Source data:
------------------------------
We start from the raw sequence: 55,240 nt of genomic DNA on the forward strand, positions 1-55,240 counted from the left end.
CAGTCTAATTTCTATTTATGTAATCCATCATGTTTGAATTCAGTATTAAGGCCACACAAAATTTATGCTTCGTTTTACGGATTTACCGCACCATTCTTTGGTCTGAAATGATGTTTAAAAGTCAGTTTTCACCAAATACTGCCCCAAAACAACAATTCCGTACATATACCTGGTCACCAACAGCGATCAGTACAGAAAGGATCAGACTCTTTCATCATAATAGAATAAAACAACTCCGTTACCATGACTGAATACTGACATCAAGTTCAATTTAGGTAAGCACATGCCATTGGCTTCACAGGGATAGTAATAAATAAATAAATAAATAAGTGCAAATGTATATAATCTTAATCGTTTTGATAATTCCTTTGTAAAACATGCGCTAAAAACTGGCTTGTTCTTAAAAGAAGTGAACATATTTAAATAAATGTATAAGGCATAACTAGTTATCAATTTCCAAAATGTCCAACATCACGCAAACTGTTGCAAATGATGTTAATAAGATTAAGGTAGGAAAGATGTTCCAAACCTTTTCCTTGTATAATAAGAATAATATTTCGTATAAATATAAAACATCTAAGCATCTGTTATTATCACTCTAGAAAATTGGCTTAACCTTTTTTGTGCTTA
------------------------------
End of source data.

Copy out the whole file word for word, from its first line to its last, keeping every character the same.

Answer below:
We start from the raw sequence: 55,240 nt of genomic DNA on the forward strand, positions 1-55,240 counted from the left end.
CAGTCTAATTTCTATTTATGTAATCCATCATGTTTGAATTCAGTATTAAGGCCACACAAAATTTATGCTTCGTTTTACGGATTTACCGCACCATTCTTTGGTCTGAAATGATGTTTAAAAGTCAGTTTTCACCAAATACTGCCCCAAAACAACAATTCCGTACATATACCTGGTCACCAACAGCGATCAGTACAGAAAGGATCAGACTCTTTCATCATAATAGAATAAAACAACTCCGTTACCATGACTGAATACTGACATCAAGTTCAATTTAGGTAAGCACATGCCATTGGCTTCACAGGGATAGTAATAAATAAATAAATAAATAAGTGCAAATGTATATAATCTTAATCGTTTTGATAATTCCTTTGTAAAACATGCGCTAAAAACTGGCTTGTTCTTAAAAGAAGTGAACATATTTAAATAAATGTATAAGGCATAACTAGTTATCAATTTCCAAAATGTCCAACATCACGCAAACTGTTGCAAATGATGTTAATAAGATTAAGGTAGGAAAGATGTTCCAAACCTTTTCCTTGTATAATAAGAATAATATTTCGTATAAATATAAAACATCTAAGCATCTGTTATTATCACTCTAGAAAATTGGCTTAACCTTTTTTGTGCTTA